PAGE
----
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  1. The Elephant and the Fly
  2. The Man and the Snake
  3. The Sparrow and the Sea
  4. The Snakes and the Eels
  5. The Owl and His School
  6. The Cock and His Three Hens

The Elephant and the Fly

A FLY, who lived in a palace, once said to one of the king's elephants, "Look! you do such hard work, yet you are confined in a shed, far from the palace; whereas I do nothing, yet I range over the whole palace and amuse myself where I like, even on the crowned head of the king."

"That is because you are such an insignificant thing," said the elephant.

The fly was abashed, and said, "Alas! It signifies nothing where a fly lives!

The Man and the Snake

ONCE a man saw a snake entering his house. His wife, who was at the other end of the house, saw it go out. The man told his wife, "I just saw a snake get into the house: we must find it out."

"I just saw it go out of the house," said the wife; "so you need not trouble yourself about it."

"Oh, no," said the man; "you say so because you wish to avoid the trouble of seeking for it."

Then he went about the house in quest of the snake. As he did not find it, he would not eat, nor would he work nor sleep. So she got a dead snake, and, putting it under the cupboard, went up to her husband and said, "Shall we seek for the reptile once more?"

"Very well," said the man, and went about the house again. He came to the cupboard, and exclaimed, "Ah! I have found it out, after all!"

Instantly he had a hearty breakfast, and went to work.

His wife said, as he went out, "He would not have his breakfast till the snake was found out. Fear works while fancy lurks."

The Sparrow and the Sea

A SPARROW who lived by a pond, in a wood, said to his mate, "In this pond there is neither water nor fish enough; what if we go and live by the sea?"

His mate said, "Yes."

So they went to live by the sea. The sparrow put his bill into the sea, and drank. His mate, finding that he did not take in more water than at the pond, said, "A sparrow drinks more by going to the sea."

"Not so, my love," said the sparrow. "I would drink up the whole sea if it were not brackish!"

The Snakes and the Eels

A KING in the East one day took a walk with his son, a fair young prince, by the side of a great pond in his park. The prince put his foot in the pond, and a snake coiled round his leg. The king killed the snake, and said to his men, "Kill all the snakes in the pond, and tell me you have done so."

The men, in their haste, could not see which were the snakes and which were the eels. So they killed all, and took them to the king, who said, "What a sad thing! - the good have died, because they were like the bad in form."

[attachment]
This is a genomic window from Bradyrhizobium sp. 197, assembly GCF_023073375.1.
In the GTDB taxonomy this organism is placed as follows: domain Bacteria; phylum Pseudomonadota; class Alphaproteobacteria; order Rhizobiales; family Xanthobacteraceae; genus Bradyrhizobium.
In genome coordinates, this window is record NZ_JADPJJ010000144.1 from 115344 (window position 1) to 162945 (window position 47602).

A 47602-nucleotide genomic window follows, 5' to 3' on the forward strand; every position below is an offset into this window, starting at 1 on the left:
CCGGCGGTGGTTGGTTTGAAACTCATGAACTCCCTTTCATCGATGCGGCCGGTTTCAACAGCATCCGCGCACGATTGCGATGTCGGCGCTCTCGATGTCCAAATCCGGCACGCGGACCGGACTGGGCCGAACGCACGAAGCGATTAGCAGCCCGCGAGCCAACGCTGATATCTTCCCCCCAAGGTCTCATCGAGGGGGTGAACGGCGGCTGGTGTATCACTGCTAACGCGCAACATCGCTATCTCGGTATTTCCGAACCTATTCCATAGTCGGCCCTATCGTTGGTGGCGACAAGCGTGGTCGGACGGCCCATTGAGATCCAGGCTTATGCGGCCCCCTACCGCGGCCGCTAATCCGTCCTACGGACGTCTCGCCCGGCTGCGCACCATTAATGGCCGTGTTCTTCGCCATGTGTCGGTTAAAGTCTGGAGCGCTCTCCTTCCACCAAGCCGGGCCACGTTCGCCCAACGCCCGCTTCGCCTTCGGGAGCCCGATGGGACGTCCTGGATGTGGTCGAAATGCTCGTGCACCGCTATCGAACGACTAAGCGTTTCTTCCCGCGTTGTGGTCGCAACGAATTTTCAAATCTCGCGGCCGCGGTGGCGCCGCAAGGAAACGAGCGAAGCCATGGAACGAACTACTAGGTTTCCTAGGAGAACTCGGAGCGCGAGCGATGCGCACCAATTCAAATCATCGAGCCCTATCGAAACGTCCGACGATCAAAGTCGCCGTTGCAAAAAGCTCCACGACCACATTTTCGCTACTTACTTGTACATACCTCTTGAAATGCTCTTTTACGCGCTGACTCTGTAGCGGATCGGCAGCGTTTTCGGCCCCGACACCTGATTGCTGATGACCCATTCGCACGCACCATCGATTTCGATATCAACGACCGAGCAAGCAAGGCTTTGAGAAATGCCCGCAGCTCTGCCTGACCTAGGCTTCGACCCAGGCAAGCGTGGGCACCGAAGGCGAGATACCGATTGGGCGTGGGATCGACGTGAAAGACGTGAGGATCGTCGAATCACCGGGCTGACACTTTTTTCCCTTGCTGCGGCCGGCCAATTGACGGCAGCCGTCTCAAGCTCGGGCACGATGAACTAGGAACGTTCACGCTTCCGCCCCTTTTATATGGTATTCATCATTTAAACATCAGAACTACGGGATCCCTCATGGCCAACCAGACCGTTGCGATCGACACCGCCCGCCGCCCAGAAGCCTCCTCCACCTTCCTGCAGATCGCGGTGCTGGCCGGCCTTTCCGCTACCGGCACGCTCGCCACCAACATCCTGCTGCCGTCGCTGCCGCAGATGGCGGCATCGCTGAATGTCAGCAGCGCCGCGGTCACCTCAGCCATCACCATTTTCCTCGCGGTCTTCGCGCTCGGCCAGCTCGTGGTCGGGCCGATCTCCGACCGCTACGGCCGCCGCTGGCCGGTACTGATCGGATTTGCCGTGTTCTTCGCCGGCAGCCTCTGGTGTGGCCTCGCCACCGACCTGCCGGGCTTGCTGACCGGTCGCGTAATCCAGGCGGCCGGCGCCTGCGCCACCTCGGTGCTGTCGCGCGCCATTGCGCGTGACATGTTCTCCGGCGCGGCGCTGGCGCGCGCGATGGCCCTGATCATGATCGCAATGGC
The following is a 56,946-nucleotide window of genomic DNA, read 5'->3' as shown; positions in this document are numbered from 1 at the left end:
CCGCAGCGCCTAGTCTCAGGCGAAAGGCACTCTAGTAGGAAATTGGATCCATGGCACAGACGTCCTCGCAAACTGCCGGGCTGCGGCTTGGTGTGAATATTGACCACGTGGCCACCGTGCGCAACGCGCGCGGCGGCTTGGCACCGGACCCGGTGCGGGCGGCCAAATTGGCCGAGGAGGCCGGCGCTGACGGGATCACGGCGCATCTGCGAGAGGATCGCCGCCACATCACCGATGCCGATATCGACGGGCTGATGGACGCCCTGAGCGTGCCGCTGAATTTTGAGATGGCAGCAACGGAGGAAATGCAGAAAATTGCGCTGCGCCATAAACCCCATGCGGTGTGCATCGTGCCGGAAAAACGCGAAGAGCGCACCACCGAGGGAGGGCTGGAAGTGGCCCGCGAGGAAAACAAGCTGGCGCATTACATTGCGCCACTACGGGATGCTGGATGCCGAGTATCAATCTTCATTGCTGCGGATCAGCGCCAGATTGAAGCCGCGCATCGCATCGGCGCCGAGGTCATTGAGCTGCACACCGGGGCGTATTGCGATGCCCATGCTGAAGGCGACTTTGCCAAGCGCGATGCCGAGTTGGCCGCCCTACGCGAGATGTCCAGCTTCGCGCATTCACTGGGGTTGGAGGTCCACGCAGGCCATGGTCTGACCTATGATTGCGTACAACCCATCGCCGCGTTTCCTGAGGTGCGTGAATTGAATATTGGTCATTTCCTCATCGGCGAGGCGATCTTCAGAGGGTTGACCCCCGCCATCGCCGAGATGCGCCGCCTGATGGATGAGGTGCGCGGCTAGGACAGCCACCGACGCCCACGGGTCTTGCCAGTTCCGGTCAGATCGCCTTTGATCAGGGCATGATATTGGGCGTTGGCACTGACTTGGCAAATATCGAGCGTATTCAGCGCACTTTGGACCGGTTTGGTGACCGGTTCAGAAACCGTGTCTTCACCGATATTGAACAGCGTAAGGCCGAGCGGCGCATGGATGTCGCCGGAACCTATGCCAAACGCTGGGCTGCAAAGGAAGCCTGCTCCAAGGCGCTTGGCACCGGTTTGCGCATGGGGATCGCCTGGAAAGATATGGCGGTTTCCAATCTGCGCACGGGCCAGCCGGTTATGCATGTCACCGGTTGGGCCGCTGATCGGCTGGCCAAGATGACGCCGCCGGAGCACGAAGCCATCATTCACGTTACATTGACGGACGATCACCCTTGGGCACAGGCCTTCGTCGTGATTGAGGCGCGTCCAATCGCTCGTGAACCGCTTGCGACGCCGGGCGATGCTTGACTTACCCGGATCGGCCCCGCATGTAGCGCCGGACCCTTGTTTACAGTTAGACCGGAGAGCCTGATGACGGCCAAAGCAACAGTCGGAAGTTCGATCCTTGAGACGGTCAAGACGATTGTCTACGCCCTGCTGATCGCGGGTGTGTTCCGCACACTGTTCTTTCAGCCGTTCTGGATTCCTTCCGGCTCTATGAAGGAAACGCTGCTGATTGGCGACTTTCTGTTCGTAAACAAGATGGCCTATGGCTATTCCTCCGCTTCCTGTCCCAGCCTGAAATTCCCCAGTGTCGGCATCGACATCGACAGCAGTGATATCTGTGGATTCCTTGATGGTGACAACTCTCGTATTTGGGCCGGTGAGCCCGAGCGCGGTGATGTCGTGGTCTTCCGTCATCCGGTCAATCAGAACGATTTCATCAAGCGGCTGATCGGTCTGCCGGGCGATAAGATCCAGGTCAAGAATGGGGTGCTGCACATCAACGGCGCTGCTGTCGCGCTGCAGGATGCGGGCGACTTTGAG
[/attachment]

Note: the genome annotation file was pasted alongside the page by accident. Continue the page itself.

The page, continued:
The Owl and His School

AN owl named Old Wisdom kept a school. Everybody went to him to take lessons. After some time he wished to know what progress they had made in their studies. So he gave them a number of questions to answer.

The first was, "Why does the moon shine in the sky?"

The nightingale said, "That I might sing all night in his pleasant light to my bride, the rose."

The lilies said, "That we may open our petals, and enjoy his loving and refreshing beams."

The hare said, "That there may be enough of dew in the morning for me to lap."

The dog said, "That I may find out thieves prowling round my master's house."

The glow-worm said, "That he may throw me into the shade, for he envies my light."

The fox said, "That I may see my way to the poultry-yard."

"Enough!" said Old Wisdom. "There is but one moon that shines in the sky, yet how each brings him to serve his own purpose!" Self reigns supreme!

The Cock and His Three Hens

A COCK, named Crimson Crest, was once strutting about with his three hens, Meek Love, Bright Wit, and Fine Feather. The hens, being in very good spirits, said, "Ah, how we love you!"

"Why do you love me at all?" said Crimson Crest.

"Because," said they, "of the noble qualities that adorn your mind."

"Are you sure," said he, "you love me for the qualities that adorn my mind?"

"Yes, we are," said the three with one voice.

After having gone over some distance, Crimson Crest dropped down like one dead.

Meek Love wept, saying, "Ah, how he loved us!"

Bright Wit wept, saying, "Ah, how well he crowed!"

Fine Feather wept, saying, "Ah, what bright plumes he had!"

Crimson Crest some time after showed signs of life.

Meek Love cried, "Oh, live and love us again!"

Bright Wit cried, "Oh, let us hear your crowing again!"

Fine Feather cried, "Oh, let us see your bright plumes again!"

Then Crimson Crest got up like one waking from a trance, and with a hearty laugh exclaimed, "Ladies, you fancied you all loved me for one and the same reason; but now you see, 'There is many a way to love as they say.'"



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